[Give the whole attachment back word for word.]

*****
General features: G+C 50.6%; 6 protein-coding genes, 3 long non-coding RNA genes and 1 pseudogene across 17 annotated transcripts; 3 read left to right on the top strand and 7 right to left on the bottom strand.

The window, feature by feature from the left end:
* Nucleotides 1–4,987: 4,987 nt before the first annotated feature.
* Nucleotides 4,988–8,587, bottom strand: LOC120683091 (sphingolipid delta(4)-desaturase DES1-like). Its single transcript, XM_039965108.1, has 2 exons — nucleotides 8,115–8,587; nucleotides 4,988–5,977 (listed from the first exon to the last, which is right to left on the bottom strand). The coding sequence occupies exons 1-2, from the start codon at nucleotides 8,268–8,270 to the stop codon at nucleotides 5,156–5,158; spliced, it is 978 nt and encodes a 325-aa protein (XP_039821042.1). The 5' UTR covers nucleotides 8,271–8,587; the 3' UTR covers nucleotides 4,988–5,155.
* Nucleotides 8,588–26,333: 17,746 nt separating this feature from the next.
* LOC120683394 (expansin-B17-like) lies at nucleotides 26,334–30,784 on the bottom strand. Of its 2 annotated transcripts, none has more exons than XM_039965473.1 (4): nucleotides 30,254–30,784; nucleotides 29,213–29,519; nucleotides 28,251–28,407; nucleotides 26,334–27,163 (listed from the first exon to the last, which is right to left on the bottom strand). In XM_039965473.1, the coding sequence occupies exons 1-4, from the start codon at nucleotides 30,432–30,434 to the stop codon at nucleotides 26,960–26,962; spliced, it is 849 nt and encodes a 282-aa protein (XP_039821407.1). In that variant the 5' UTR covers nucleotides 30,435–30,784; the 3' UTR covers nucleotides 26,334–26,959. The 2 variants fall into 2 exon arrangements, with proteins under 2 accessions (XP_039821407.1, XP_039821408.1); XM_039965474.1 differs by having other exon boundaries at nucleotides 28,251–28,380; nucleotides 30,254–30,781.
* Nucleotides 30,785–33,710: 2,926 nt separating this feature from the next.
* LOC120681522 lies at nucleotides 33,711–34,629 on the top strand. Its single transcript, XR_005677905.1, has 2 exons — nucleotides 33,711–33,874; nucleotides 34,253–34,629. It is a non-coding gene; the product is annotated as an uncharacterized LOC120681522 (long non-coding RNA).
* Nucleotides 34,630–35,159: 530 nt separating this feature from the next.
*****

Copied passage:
General features: G+C 50.6%; 6 protein-coding genes, 3 long non-coding RNA genes and 1 pseudogene across 17 annotated transcripts; 3 read left to right on the top strand and 7 right to left on the bottom strand.

The window, feature by feature from the left end:
* Nucleotides 1–4,987: 4,987 nt before the first annotated feature.
* Nucleotides 4,988–8,587, bottom strand: LOC120683091 (sphingolipid delta(4)-desaturase DES1-like). Its single transcript, XM_039965108.1, has 2 exons — nucleotides 8,115–8,587; nucleotides 4,988–5,977 (listed from the first exon to the last, which is right to left on the bottom strand). The coding sequence occupies exons 1-2, from the start codon at nucleotides 8,268–8,270 to the stop codon at nucleotides 5,156–5,158; spliced, it is 978 nt and encodes a 325-aa protein (XP_039821042.1). The 5' UTR covers nucleotides 8,271–8,587; the 3' UTR covers nucleotides 4,988–5,155.
* Nucleotides 8,588–26,333: 17,746 nt separating this feature from the next.
* LOC120683394 (expansin-B17-like) lies at nucleotides 26,334–30,784 on the bottom strand. Of its 2 annotated transcripts, none has more exons than XM_039965473.1 (4): nucleotides 30,254–30,784; nucleotides 29,213–29,519; nucleotides 28,251–28,407; nucleotides 26,334–27,163 (listed from the first exon to the last, which is right to left on the bottom strand). In XM_039965473.1, the coding sequence occupies exons 1-4, from the start codon at nucleotides 30,432–30,434 to the stop codon at nucleotides 26,960–26,962; spliced, it is 849 nt and encodes a 282-aa protein (XP_039821407.1). In that variant the 5' UTR covers nucleotides 30,435–30,784; the 3' UTR covers nucleotides 26,334–26,959. The 2 variants fall into 2 exon arrangements, with proteins under 2 accessions (XP_039821407.1, XP_039821408.1); XM_039965474.1 differs by having other exon boundaries at nucleotides 28,251–28,380; nucleotides 30,254–30,781.
* Nucleotides 30,785–33,710: 2,926 nt separating this feature from the next.
* LOC120681522 lies at nucleotides 33,711–34,629 on the top strand. Its single transcript, XR_005677905.1, has 2 exons — nucleotides 33,711–33,874; nucleotides 34,253–34,629. It is a non-coding gene; the product is annotated as an uncharacterized LOC120681522 (long non-coding RNA).
* Nucleotides 34,630–35,159: 530 nt separating this feature from the next.